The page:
Brits with American accents meet a bunch of silly looking aliens
In the Mission Control Room of your base, once you have set-up all your teams to research and engineer to their hearts content, you must scan for alien activity on a fancy holographic globe. This is the turn-based side to the strategical element. Once you start scanning, the boys and girls in your workforce start the tasks for you. It could take days to complete a new laboratory, for example, so you have to be careful that you’ve not spent all your resources, because anything could pop up on that globe. Then, up pops the shadow-masked Fat Controller of your operations: “Some alien stuff is going down, yo!”
More strategy here. Funding can be reduced if a certain country is in panic, so naturally you must choose to help them. But then, another country may be able to give you a new soldier class. Decisions, brain-pulping decisions, but a few of the choices you have to make.
And the ultimate showdown arrives. What I liked about this part is the randomness. I discovered, after a particularly bad mission prior to a save-game reload, that the same mission didn’t come up. Anything could happen. And all the operations, I should call them, have specific names—Operation Swift Fist, was a particular favourite—giving the game a real-world feel.
The missions are turn-based on an isometric 3D perspective map. Your squad consists of about four soldiers at first, but you can increase that with research. You have to move from cover to cover, which can vary from partial to full, and tactically out-flank and destroy your opponent by using a variety of special manoeuvres. Each soldier has a set area to move, and a maximum of two moves, depending on what you do. Quite a fun adornment to the missions are the random cutscenes that come alongside a well-played manoeuvre. Like a soldier getting his own back on his aggressor after being shot at in their turn. Blam…splat. Tactics are a must, because once a member of your team dies, they stay dead. No ‘1UP’ for you, Joe Corporal.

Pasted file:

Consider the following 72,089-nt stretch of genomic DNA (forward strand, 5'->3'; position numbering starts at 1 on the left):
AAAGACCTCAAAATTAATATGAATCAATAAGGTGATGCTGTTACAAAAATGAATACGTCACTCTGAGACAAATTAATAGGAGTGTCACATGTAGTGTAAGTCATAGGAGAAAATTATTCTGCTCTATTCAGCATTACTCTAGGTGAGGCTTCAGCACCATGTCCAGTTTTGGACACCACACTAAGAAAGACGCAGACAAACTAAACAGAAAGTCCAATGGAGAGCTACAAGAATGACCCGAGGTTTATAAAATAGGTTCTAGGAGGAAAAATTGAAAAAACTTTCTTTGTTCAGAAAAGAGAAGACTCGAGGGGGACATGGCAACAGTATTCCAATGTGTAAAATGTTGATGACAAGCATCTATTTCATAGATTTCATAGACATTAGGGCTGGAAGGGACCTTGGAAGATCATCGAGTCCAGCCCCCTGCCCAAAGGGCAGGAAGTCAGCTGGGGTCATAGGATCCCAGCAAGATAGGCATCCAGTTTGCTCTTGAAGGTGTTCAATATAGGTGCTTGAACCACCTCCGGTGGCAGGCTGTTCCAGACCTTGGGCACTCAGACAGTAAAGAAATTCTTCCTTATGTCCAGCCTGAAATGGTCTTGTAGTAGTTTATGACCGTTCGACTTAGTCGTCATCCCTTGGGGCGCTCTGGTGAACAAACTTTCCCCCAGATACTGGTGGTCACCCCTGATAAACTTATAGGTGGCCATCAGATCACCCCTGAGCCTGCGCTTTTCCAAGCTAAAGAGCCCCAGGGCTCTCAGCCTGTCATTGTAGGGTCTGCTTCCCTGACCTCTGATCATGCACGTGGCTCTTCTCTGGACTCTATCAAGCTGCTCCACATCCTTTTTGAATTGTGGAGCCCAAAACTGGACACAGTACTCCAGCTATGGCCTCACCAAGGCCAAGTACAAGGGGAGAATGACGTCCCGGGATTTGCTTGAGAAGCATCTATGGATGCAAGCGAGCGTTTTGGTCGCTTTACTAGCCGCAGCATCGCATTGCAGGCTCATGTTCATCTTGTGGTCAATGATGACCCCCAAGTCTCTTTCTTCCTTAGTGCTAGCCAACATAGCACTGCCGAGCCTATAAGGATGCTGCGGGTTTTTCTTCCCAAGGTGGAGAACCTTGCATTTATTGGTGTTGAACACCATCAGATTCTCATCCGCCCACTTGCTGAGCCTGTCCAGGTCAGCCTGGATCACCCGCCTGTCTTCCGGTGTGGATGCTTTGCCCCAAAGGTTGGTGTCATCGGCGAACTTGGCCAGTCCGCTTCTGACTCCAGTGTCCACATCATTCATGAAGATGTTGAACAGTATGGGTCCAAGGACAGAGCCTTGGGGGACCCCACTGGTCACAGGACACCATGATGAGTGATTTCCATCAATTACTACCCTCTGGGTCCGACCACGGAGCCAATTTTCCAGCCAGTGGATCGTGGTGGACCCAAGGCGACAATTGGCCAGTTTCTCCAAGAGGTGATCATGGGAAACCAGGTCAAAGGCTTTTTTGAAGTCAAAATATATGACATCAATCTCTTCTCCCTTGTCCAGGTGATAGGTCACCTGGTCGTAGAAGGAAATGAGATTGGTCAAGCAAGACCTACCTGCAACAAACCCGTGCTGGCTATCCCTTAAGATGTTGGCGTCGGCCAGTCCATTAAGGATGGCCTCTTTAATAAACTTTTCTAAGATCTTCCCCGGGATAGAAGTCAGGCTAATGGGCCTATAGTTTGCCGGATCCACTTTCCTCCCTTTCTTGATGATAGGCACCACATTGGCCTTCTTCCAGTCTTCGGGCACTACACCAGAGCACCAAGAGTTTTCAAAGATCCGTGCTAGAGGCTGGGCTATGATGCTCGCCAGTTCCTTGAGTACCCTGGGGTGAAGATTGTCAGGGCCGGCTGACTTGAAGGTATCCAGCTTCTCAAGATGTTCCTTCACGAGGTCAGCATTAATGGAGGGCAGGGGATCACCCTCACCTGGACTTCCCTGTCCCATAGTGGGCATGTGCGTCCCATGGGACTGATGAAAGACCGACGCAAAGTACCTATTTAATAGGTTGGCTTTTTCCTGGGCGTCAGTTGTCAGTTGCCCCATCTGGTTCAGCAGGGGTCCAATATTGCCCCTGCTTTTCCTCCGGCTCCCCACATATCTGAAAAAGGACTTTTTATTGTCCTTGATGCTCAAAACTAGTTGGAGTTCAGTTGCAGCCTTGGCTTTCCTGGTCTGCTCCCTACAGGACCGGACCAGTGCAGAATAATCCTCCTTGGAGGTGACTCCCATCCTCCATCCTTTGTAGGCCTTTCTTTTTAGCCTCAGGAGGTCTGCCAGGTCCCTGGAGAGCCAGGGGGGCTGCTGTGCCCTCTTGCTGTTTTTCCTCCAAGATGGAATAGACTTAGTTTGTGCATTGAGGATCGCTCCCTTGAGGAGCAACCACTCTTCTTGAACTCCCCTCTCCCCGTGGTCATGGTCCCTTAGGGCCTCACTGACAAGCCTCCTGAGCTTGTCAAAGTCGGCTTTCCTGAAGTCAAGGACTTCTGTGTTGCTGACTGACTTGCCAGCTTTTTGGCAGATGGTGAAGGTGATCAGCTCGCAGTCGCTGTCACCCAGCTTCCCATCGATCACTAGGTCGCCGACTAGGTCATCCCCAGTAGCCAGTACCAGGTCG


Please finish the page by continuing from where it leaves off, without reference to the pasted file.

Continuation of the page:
By far my favourite aspect is the customisation of each soldier. After each successful mission, depending on what a particular soldier did, they may earn a promotion and subsequent upgrades and special abilities. The soldiers are generated randomly, and upgrade to specialise in a particular class—sniper, support, assault—and you can customise their look to your own specific preferences, but I never did. It makes it so much more fun if new recruits remain the way they were born…I realise that sounds insane, but I’ve spent a lot of time with these guys. My team became so precious to me. Heavy arms specialist, Lieutenant Raul Garcia has been with me since my first disastrous mission. He was the only one to come back, and he’s staying alive from now on. The game becomes such a personal experience for you that you want to carry on, despite the rubbish accents, poor story line and slightly skewed lip-synching, if only for the sake of your team. And if your favourite grunt is pinned down by gunfire…then who are you going to sacrifice?